Now the Olympics have drawn to a close, I am sure many enjoyed watching all of the events and highlights. While Australia had a slow start with the gold medals, we had some successes in the end and all of our athletes should be congratulated on their achievements after many years of hard work preparing for the games.
The social media Olympics
So, how have the Games named as the social media Olympics fared? Has all the hype surrounding the buildup to the Games, billing them as the first time social media will take centre stage at the Olympics, come true?
Well in the first instance there are many more social media users today than there were in previous Olympic Games. Let’s take a look at the stats. At the 2004 Olympics in Athens, Facebook was still just an infant expanding out of the realm of Harvard University with just under a million members. In 2008 at the Beijing Olympics Facebook had grown to around 90 million members and today, by the time of the London 2012 Olympics Facebook has nearly 1 billion members.
Twitter likewise has had huge growth in that time. In 2004 Twitter didn’t exist (it was started in 2006) and by the Beijing games had around 3 million active users and today they have over 500 million active users generating more than 340 million tweets daily.
At let’s not forget Google + which didn’t exist at any previous Olympic Games and now claims over 250 million members. So all on all, if there was ever going to be a social media Olympics, London 2012 should have been it.
Social media can be very positive for athletes, allowing them to connect with fans and increase the value of their brand (leading to increased endorsement deals). Some of the big names have large number of followers, such as Michael Phelps (550,000 Twitter followers). But even that pales in insignificance with U.S. basketball star Lebron James whose combined Twitter, Instagram and Facebook followers are over 16 million people. But how have athletes fared on social media at these Games?
Even before the Olympics started we had examples of athletes who received criticism of some of their posts on social media sites. Firstly swimmers Nick D’Arcy and Kenrick Monk got into trouble with the Australian Olympic Committee for posting pictures of themselves with guns. Even now they are still criticsed for their social media use. Then there was Stephanie Rice’s Twitter post of her in a bikini a few days out from the Olympics.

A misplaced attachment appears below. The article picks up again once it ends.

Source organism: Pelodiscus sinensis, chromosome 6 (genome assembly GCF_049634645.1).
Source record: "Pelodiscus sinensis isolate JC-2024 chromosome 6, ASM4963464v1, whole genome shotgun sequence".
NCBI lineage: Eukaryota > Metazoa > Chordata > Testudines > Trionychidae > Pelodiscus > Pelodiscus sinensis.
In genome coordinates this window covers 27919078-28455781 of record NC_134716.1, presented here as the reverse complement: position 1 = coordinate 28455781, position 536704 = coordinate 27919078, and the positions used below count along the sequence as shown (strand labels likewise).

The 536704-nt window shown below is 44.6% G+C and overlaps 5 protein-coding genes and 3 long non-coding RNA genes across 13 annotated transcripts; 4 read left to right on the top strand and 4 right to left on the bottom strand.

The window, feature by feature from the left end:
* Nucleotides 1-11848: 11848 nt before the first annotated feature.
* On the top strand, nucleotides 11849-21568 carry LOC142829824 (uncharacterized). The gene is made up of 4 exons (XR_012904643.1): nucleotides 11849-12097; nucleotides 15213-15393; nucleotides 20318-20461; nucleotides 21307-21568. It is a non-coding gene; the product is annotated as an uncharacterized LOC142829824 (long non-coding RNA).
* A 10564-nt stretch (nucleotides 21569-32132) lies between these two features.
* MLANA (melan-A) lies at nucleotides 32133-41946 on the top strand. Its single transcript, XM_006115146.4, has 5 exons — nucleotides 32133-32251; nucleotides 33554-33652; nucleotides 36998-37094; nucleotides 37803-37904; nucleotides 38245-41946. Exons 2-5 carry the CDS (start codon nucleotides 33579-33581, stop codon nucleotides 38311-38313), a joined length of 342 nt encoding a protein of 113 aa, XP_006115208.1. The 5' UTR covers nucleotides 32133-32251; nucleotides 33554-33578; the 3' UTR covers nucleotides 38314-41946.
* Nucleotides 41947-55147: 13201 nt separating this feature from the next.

Yet another Australian swimmer, Emily Seebohm faced media speculation that staying up late on Twitter and Facebook had cost her a Gold medal. She said: “I don’t know, I just felt like I didn’t really get off social media and get into my own head,”. Even Lord Coe chipped in with his two cents worth with advice to athletes to cut back on social media if they wanted to win medals. Other countries even saw some of their athletes sent home for racist comments on social media sites.
There were also some great examples of social media usage at the Olympics. Perhaps one of the biggest benefits of social media is that you see athletes as regular people. Not the glossy appearance they have in the magazines or TV adverts. Three of our favorite social media moments:
There was also a lot of buzz generated by the Games. Usain Bolt generated close to 1 million mentions on Twitter, closely followed by Michael Phelps with over 800,000. Finally, it was interesting to see Instagram’s popularity grow during these Olympics.
So all in all, these Olympic Games have shown the power of social media for good and bad. Athletes can see both the benefits of connecting with fans and increasing their endorsement power and value and they also can see the downsides of poor use of social media.
One thing is for sure, the role of social media is only increasing and by the time the next Olympics comes around in 4 years, we will see even greater changes in the social media space.